Big thanks to Todd over at Cinema Monolith for the recommend. Check his review of here.

The Devil Thumbs A Ride (1947) Lawrence Tierney film noir thriller drama criminal police mug shot

Rating score

Wolfman’s rating 7/10       IMDB 6.9/10

Feel free to recommend me related movies and any other trivia if you wish. Keep having fun at the movies…. Mikey Wolf

The Way Ahead (1944) WWII Blogathon. Propaganda From The Pen Of Peter Ustinov Released on D-Day

The Way Ahead (1944) David Niven carol reed ww2 film poster

There I was enjoying The Way Ahead when the film lands in Algeria with our cast poised ready to join the fighting in North Africa. Raging in the distance, not too far away, is the flash and sounds of heavy gun fire. Fierce battles are taking place as the Allies smash horns with the infamous Rommel and his Afrika Korps. Ordered to wait out the fighting until needed, these British infantry men sit anxiously with the Algerian locals. Waiting inside a small cafe they entertained themselves with songs and darts. Standing grumpy, not at all happy with this invasion on his nice quiet business is a Frenchman called Rispoli. Now I’m looking at him rather baffled. I was convinced he looked like a young Peter Ustinov. And of course it was. He’s quite an unique looking fellow, even in his youth. When the film finished I couldn’t wait to read about his involvement in The Way Ahead and found out a whole lot more. Continue reading

The Small Back Room (1949) WW2 Bomb Disposal, Alcoholism, PTSD, Love And Kathleen Byron

The Small Back Room (1949) Michael Powell Emeric Pressburger David Farrar movie poster

Double excited about finding The Small Back Room after I’d just finished watching the incredibly intense 70s series Danger UXB. Excited and intrigued to add this World War Two bomb disposal drama to my movie night. The other exciting news for me was the chance to see yet another film from the The Archers production company.  Continue reading

They Made Me a Fugitive (1947) British Film Noir With Trevor Howard And His Trusty Milk Bottle

They Made Me a Fugitive (1947) I Became a Criminal trevor howard british film noir poster

The backroom of the London high street Valhalla Undertaking Company was filled with darkness. The walls and floor space taken up by stacks of wooden coffins. Stood in the bleak setting were a bunch of shifty looking cockney geezers. Gangsters. Rough looking thugs with thick necks, cauliflower ears and busted up flat noses. In amongst those brutish frames you had the usual crafty looking types. Weasel looking type. Sly and creepy. Ready to shank you in the back for a few bob or maybe just for the fun of it. You also had the loyal sidekicks in the mix. Eager to crack skulls with brass knuckle dusters. An older, mother figure organised as she kept an eye on the business. As long as a little extra came her way she was happy. Continue reading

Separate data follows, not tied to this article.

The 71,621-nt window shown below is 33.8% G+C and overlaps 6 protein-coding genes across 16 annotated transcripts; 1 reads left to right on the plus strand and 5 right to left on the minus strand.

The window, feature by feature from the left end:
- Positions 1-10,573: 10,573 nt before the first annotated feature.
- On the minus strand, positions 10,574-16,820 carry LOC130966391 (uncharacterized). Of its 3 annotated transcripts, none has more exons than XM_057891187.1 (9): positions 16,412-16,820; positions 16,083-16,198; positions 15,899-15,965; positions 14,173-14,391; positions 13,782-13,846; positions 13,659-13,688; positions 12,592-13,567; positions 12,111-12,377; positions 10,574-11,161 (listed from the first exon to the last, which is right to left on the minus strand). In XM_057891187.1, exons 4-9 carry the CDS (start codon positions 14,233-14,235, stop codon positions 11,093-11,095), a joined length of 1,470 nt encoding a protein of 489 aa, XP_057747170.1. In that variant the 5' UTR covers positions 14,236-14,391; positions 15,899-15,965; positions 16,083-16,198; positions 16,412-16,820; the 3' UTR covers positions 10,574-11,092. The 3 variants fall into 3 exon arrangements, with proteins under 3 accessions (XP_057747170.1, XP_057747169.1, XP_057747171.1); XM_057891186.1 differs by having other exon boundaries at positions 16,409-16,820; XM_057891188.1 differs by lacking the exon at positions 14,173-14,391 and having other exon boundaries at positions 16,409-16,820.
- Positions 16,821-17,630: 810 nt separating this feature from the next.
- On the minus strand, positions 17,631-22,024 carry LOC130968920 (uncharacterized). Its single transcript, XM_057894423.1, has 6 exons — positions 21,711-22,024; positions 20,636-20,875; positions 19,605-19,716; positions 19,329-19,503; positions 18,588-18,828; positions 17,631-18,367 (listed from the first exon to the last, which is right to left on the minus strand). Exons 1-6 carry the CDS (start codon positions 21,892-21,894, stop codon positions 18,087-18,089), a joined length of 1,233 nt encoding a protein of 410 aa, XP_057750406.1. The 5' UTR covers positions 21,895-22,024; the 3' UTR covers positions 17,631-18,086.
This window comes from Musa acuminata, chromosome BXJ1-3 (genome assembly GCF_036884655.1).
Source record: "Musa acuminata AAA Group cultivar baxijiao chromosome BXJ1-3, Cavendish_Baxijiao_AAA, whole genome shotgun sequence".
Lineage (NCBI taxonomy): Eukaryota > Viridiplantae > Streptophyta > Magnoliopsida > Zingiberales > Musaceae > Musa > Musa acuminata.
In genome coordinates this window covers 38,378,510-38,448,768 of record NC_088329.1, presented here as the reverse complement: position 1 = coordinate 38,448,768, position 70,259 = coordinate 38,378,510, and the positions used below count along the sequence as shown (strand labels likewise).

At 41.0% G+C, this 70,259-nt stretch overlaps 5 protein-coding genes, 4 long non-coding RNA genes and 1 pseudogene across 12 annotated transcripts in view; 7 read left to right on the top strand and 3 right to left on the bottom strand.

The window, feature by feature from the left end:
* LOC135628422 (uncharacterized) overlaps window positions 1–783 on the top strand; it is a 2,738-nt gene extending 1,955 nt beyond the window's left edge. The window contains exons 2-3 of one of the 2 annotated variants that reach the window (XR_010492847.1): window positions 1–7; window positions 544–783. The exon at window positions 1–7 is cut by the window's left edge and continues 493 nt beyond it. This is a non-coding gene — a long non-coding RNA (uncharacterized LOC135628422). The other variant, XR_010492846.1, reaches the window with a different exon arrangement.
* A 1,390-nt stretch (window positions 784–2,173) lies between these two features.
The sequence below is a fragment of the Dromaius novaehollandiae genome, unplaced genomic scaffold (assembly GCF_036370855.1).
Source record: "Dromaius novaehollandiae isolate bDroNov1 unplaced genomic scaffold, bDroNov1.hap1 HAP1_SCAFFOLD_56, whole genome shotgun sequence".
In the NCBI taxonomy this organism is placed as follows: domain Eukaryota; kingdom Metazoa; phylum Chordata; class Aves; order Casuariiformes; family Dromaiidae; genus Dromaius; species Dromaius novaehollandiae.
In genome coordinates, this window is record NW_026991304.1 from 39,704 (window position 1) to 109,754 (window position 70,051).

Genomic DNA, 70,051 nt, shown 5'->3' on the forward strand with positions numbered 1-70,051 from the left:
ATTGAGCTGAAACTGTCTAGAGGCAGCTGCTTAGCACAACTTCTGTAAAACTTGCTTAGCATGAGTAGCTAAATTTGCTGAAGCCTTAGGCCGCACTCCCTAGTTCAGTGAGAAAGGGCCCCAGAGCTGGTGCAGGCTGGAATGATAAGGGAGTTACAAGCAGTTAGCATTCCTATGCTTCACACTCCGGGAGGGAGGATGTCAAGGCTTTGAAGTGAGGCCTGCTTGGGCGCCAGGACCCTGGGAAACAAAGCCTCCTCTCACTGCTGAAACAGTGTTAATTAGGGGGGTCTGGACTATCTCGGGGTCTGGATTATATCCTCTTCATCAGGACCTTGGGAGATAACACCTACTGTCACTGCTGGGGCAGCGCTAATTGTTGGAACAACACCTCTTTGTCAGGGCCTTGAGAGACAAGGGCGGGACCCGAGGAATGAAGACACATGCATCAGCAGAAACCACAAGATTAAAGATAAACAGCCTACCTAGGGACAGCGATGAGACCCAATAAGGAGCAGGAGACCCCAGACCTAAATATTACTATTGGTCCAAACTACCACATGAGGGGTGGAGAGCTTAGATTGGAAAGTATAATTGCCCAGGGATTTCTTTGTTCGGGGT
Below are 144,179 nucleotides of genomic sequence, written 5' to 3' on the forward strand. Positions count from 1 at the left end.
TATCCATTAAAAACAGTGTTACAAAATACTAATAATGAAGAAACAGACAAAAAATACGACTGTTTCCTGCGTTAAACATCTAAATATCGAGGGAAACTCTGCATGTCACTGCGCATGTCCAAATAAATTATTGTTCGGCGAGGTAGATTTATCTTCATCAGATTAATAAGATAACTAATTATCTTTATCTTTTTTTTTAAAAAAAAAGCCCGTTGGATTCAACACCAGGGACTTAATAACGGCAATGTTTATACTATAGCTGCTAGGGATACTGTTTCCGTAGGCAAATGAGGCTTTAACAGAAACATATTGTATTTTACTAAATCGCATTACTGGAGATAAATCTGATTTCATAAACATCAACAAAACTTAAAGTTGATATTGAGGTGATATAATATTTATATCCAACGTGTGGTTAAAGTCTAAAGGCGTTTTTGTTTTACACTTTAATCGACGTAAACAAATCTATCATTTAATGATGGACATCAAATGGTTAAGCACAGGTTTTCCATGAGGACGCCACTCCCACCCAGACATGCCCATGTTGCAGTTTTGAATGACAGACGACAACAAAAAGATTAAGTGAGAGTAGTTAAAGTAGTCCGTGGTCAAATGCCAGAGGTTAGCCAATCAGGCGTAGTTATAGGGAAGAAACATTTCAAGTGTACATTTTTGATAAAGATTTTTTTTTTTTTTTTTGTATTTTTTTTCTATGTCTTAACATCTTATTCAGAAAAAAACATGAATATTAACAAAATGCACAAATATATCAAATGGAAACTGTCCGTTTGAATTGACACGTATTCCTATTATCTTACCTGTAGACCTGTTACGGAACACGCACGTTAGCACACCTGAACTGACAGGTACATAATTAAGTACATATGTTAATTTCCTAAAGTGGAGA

The First of the Few (1942) The Spitfire Story With Leslie Howard And Lady Houston

Spitfire (1942) Lesie Howard David Niven poster artwork ww2

The First of the Few, to be later known as Spitfire, is a biopic of Reginald Joseph Mitchell. The aeronautical engineer and designer of that iconic flying machine, the Supermarine Spitfire. Directed and produced by Leslie Howard who plonks himself in the lead role of RJ Mitchell. Unfortunately to no fault of his own, The First of the Few would become poor Leslie’s final film. But before we go into that, what’s this film all about? Continue reading

A Matter of Life and Death (1946) Well I Thought It Was But It Wasn’t Really

A Matter of Life and Death (1946) The Criterion Collection Blu-ray artwork DVD

There I was in my teenage years lying on the back room sofa all alone drifting in and out of consciousness. Not only had I caught glandular fever but the doctor, in his wisdom, had prescripted the wrong antibiotics. The mix up had caused my whole body to breakout in a rash. It looked like scarlet fever and I was beside myself! In between the crazy itching and bouts of fever sweats I’d become drowsy from all the medication.  I was hallucinating. There I was making my way up the Stairway to Heaven! Continue reading